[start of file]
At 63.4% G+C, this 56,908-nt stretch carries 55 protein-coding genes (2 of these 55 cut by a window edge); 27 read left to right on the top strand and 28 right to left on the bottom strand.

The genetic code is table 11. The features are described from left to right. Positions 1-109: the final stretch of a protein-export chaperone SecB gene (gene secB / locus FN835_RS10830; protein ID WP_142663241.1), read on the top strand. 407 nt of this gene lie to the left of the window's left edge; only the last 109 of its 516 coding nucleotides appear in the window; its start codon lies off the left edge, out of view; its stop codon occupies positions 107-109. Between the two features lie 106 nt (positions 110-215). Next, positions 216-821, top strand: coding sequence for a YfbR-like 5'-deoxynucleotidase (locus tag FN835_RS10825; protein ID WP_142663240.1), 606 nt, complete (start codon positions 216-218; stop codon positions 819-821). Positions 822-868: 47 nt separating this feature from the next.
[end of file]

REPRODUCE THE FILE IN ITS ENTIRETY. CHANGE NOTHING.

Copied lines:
At 63.4% G+C, this 56,908-nt stretch carries 55 protein-coding genes (2 of these 55 cut by a window edge); 27 read left to right on the top strand and 28 right to left on the bottom strand.

The genetic code is table 11. The features are described from left to right. Positions 1-109: the final stretch of a protein-export chaperone SecB gene (gene secB / locus FN835_RS10830; protein ID WP_142663241.1), read on the top strand. 407 nt of this gene lie to the left of the window's left edge; only the last 109 of its 516 coding nucleotides appear in the window; its start codon lies off the left edge, out of view; its stop codon occupies positions 107-109. Between the two features lie 106 nt (positions 110-215). Next, positions 216-821, top strand: coding sequence for a YfbR-like 5'-deoxynucleotidase (locus tag FN835_RS10825; protein ID WP_142663240.1), 606 nt, complete (start codon positions 216-218; stop codon positions 819-821). Positions 822-868: 47 nt separating this feature from the next.